While JCP damaged itself by making the wrong changes or changes in the wrong order, they have since worked to align business channels and have begun to recover. Making the right changes was harder because they had made the wrong changes first. The first step towards engineering successful changes is to pick the right battles.
2. Admit That Some People Will Struggle With Changes
Common expressions that describe change as the only true constant are based upon a degree of truth. At the same time, employees may have grown content with their business processes, project ownership, management, and even desks. If these same employees have to change their habits, they may protest or even actively resist.
- Create a company culture that understands the value of growth and innovation. Some companies proclaim the virtues of flexibility, evolution, and growth in everything from their job postings to their coffee room posters. While employees may suffer discomfort, they need to know that steps that will benefit the company will eventually benefit everybody.
- Try to predict individual employee or department reactions in advance. Some groups may have concerns over losing their authority, having to change offices, or even getting replaced by machines. If managers hope to sell changes, they will need to predict objections in order to overcome them.
- Acknowledge that some changes may impact people negatively, and it's best not to try to sell bad news as positive because that erodes trust. It's better to acknowledge issues and explain the circumstances in a matter-of-fact way.
- Some employees may never feel satisfied with changes. While management should listen, communicate, and exercise some patience, underminers need to understand they have to cooperate or find another position.
3. Use the Best Tools to Manage Change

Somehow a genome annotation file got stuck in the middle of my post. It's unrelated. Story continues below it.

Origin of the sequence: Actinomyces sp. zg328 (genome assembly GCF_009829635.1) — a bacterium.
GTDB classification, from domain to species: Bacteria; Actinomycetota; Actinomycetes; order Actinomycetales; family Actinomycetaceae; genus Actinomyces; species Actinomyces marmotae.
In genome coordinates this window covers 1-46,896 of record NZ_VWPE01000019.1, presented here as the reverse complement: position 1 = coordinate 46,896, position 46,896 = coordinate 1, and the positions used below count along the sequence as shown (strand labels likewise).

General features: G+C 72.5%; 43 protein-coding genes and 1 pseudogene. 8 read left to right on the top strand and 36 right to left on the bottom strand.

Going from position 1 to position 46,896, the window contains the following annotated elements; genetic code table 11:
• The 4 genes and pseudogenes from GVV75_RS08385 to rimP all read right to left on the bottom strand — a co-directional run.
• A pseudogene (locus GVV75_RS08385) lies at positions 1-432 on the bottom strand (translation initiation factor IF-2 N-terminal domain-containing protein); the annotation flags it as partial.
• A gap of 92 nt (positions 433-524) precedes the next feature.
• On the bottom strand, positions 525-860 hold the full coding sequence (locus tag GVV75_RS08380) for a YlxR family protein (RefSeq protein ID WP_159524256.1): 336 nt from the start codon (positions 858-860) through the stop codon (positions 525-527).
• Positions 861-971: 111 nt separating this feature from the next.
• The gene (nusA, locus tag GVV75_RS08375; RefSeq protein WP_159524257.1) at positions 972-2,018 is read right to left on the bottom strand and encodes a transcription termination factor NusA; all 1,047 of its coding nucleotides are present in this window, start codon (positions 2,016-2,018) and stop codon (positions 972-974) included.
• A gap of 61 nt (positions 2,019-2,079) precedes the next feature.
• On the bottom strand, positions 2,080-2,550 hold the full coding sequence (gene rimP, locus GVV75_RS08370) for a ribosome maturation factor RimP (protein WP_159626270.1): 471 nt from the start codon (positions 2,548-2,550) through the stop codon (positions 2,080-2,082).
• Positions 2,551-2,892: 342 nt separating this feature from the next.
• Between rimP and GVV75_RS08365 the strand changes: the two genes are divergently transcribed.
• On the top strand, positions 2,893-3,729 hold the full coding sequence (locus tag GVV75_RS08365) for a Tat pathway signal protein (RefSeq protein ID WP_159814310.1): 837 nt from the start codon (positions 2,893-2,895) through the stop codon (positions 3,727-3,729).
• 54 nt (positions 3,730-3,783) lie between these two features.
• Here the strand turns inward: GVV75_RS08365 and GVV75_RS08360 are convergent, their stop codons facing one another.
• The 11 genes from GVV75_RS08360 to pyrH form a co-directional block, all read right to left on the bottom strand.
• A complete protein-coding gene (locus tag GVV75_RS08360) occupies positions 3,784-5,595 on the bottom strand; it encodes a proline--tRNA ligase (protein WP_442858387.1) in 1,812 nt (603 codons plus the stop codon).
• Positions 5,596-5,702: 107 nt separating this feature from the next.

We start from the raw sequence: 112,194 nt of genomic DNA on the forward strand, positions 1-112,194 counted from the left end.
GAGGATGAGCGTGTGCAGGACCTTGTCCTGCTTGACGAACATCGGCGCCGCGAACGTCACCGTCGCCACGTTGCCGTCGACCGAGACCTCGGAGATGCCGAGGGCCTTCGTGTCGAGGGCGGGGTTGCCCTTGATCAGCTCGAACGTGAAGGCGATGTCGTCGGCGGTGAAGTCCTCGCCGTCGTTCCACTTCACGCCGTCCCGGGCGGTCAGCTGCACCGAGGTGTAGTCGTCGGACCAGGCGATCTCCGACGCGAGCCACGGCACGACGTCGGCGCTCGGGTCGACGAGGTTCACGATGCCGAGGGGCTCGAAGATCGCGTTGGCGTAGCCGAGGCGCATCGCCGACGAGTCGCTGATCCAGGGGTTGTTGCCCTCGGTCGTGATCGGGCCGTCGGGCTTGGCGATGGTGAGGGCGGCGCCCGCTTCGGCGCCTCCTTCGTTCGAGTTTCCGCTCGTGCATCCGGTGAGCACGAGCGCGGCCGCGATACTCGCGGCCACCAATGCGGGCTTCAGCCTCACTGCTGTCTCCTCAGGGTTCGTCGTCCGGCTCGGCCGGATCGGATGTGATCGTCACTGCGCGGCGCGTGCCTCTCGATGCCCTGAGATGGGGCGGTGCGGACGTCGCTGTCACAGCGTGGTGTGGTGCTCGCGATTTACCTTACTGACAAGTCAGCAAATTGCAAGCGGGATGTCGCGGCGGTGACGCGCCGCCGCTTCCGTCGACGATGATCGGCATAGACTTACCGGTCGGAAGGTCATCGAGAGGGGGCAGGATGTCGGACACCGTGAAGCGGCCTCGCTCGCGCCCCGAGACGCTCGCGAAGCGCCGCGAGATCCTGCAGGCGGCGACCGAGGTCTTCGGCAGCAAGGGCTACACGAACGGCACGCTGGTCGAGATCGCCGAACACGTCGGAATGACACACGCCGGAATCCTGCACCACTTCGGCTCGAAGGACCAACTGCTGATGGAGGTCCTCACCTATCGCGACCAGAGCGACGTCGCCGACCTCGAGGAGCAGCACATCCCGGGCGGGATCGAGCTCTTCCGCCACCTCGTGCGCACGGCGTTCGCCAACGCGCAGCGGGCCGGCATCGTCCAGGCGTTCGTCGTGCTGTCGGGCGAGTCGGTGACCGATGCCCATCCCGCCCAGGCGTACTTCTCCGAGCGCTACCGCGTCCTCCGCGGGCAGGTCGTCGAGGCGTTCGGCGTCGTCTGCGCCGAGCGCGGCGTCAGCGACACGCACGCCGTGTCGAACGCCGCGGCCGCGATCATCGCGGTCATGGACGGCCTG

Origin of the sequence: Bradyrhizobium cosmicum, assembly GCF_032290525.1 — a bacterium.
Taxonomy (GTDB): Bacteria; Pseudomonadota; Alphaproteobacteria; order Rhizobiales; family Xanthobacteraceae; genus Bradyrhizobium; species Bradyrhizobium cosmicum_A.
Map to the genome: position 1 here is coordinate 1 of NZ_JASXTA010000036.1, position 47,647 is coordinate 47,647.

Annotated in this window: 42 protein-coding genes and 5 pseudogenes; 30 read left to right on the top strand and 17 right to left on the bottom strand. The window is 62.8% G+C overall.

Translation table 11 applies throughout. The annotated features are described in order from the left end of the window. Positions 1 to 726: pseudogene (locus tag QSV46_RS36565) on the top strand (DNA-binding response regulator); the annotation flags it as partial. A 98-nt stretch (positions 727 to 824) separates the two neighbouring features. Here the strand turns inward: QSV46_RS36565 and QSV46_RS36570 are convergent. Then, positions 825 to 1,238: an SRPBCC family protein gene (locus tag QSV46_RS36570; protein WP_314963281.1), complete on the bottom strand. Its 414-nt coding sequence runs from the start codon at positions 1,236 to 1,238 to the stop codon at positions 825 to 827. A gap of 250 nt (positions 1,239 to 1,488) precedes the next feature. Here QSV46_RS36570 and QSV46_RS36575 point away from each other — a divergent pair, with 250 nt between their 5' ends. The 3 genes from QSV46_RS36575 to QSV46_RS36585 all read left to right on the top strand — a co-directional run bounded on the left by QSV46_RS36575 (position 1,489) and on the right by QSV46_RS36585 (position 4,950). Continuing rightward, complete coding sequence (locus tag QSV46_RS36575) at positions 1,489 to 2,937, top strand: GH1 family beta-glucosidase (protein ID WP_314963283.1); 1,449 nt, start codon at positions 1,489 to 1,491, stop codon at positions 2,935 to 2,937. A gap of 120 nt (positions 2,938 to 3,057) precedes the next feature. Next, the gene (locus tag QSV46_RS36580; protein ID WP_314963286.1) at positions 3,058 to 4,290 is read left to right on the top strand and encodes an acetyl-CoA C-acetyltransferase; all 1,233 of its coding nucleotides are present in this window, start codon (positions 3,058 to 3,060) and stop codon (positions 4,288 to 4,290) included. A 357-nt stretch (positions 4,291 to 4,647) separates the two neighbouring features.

Very often, technology causes disruptions that require corporate transformation. For instance, CIO Magazine, pointed out that AI, the IoT, SaaS, and other innovations have created opportunities for automation. While new business processes may introduce efficiencies, they might also force businesses to alter their organizations. They typically also force employees to do their jobs differently or even do different jobs.
While some advances in technology may cause disruption, such high-tech tools as workflow software will help companies manage it. These kinds of tools don't just help design business processes in a visible and collaborative way. They also document steps to help with training and even automate a lot of the work. While the best tools cannot make change management successful alone, they can will provide an intuitive interface for documentation, analysis, and implementation. After implementation, workflow software can ensure that changes get understood, followed, and reported upon.
Why Companies Need to Embrace Change Now
Davor Tomašković has the distinction of leading three companies through corporate transformations before he turned 50 years old. He says that driving change in companies that are not thriving is easier in certain respects because employees understand why they must adjust. He also found it much riskier to work with struggling companies than those that had been performing fairly well.
As in the situation with J.C. Penny, the business had already had to close stores and lost investment funds before changing their strategy. Instead of waiting for a crisis, companies should always seek to identify chances to improve. Proactive changes will give management both more time to plan, roll new procedures out in stages, and to ensure support from stakeholders. Companies need time to ingrain innovation in their company culture, figure out which changes will offer the best value, to develop new business processes, and to select the right tools.